Sarah was born approximately 1843 in Woolwich, Kent, England. Her parents were William Allan and Caroline Clark. Her first husband was George Clark, they had 2 children together, Caroline and Edward James. Sarah was widowed for an unknown amount of time. She married William in Brisbane, Queensland. in 1877 when she was 33 years of age and he was 47.
William and Sarah had four children, one was my great grandfather Thomas Ashton Wood Senior, 1882-1969. He was 7 years old when his father died in 1889. His siblings were Mary Ann b. 1878, William Jnr., b. 1880, Sarah Ann b. 1887. Sarah had two children from her previous marriage Ted and Carrie Clark. When William died, he left Sarah 1,000 pounds. Sarah went to Toowoomba and bought a house for 160 pounds.
Ashton Grove Station
In 1871 Ashton Grove, a small property on the outskirts of Surat is selected by Joseph Wood and takes the name of his birth place "Ashton-under-Lyne" in England.
A very small village, Surat is on the Carnarvon Highway in Queensland about 390km west of Brisbane.
A newspaper article in the Maitland Mercury & Hunter River General Advertiser reports stock (850 sheep) purchased by William went out to his station on the 5th February 1879.
As far as we know Ashton Grove passed to his William's son from his first marriage, Joseph.
William, nicknamed "Hungry" was the licensee of the Criterion Hotel Gowrie Road/ Bridge Street from 1865-1868. And the Golden Fleece from 1868 to 1889.at Dalby
In 1857 Dalby had a Town Council of six, led by Mayor Frederick Roche. Dalby's first town hall and council offices were in Scarlett Street.
William Wood was mayor of Dalby in 1883-1884 and again in 1887-1888. The council offices were destroyed by fire In 1889 .
The Council moved only to have the building burnt down again in 1909. After the fire, the Council set up new premises in Marble Street. This building combined the Council Chambers and the town clerk's residence. Unfortunately most of the early council records were destroyed by the fires.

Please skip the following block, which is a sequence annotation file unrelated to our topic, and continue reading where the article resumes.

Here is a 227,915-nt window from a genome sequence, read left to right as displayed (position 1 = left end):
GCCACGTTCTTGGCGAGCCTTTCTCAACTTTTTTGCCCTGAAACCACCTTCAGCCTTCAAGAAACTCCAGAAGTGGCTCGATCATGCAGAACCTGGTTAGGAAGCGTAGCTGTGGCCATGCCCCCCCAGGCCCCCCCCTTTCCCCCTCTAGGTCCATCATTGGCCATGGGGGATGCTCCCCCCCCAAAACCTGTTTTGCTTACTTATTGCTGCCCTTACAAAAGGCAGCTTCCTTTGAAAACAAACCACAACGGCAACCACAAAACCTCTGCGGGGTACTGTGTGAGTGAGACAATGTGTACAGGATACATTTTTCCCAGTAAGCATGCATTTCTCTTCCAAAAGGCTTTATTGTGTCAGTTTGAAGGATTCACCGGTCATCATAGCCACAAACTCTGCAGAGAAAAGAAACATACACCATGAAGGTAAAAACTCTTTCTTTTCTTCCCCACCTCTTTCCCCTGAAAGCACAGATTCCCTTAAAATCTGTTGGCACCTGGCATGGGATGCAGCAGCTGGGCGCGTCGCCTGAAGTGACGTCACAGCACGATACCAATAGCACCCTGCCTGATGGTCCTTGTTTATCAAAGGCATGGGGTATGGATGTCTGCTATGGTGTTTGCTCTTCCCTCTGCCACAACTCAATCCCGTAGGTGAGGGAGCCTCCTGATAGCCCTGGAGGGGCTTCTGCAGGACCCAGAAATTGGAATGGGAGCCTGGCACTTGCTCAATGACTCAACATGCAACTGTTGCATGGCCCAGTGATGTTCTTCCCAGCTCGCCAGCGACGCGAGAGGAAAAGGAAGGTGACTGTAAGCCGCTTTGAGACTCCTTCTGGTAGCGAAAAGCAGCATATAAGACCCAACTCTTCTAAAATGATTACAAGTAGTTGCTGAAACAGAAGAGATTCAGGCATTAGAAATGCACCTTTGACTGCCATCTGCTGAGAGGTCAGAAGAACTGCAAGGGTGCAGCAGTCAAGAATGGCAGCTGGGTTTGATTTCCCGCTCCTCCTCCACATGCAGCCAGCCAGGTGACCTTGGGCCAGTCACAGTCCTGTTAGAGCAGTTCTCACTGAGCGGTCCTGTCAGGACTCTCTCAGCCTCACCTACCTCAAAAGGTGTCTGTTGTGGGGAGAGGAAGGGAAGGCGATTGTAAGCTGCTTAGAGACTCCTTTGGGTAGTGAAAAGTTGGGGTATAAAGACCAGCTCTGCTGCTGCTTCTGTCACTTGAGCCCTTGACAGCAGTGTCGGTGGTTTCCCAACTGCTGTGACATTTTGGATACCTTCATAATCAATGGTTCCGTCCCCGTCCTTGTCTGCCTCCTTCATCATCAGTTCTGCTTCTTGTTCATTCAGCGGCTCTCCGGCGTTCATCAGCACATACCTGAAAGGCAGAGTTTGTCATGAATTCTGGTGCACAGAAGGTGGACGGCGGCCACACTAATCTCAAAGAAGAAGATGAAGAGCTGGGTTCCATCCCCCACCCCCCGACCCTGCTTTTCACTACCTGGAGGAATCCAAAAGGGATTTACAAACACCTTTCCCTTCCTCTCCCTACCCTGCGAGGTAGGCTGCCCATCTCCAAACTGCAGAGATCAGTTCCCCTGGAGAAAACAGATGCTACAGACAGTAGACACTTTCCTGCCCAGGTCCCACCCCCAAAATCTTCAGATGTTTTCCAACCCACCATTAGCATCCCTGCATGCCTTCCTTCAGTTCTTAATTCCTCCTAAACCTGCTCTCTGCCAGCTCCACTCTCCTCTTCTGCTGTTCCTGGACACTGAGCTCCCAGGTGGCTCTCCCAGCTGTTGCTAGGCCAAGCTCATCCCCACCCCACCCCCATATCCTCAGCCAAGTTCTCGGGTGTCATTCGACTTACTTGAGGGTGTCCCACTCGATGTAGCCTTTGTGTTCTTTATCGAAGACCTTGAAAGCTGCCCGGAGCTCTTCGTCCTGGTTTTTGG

Where is Dalby?
Dalby is situated north west of Brisbane, Queensland, Australia and is at the crossroads to Toowoomba, Kingaroy, Roma, Mundubbera and Goondiwindi. Dalby and the surrounding Shire is is at the centre of rich coal and natural gas reserves and are important players in the power industry for SE Qld.
The Darling Downs area is rich in agriculture and grows crops like as cotton, wheat, barley, chickpeas, mung beans and corn. Along with lamb, beef and pork. Fish, hemp and native flower production has recently been added to the diverse range of produce.
History of Dalby, Queensland
Called the "City of the Plains", Dalby is a rural town on the northern Darling Downs. Founded in the early 1840s at a place known locally as "The Crossing" on Myall Creek flood plain.
Proclaimed a municipality in 1863, it was like much of the Darling Downs taken with dairying. After the demise of the industry it was followed by beef and sorghum .
Colonisation of Queensland
Aboriginal people were of course the first inhabitants of the land. The groups which are the traditional custodians of the area around Brisbane, Dalby and SE Queensland are Bundjalung, Waka Waka, Biggambul, Yuggera and Barunggam.
Following colonisation, the first settlement of Europeans was called Redcliffe. Situated on the edge of Moreton Bay it was considered to be an excellent location for a new penal colony. In 1824 Lieutenant John Oxley established a penal colony at Redcliffe. Approximately 2,290 convicts were sent to Redcliffe between 1824 and 1839.
European settlers moved to Redcliffe between 1838 and 1840. In 1825 it was decided to move the settlement to Brisbane, leaving Redcliffe. It remained this way until the 1860s when the region was set aside for agriculture. Queensland separated from New South Wales in 1859.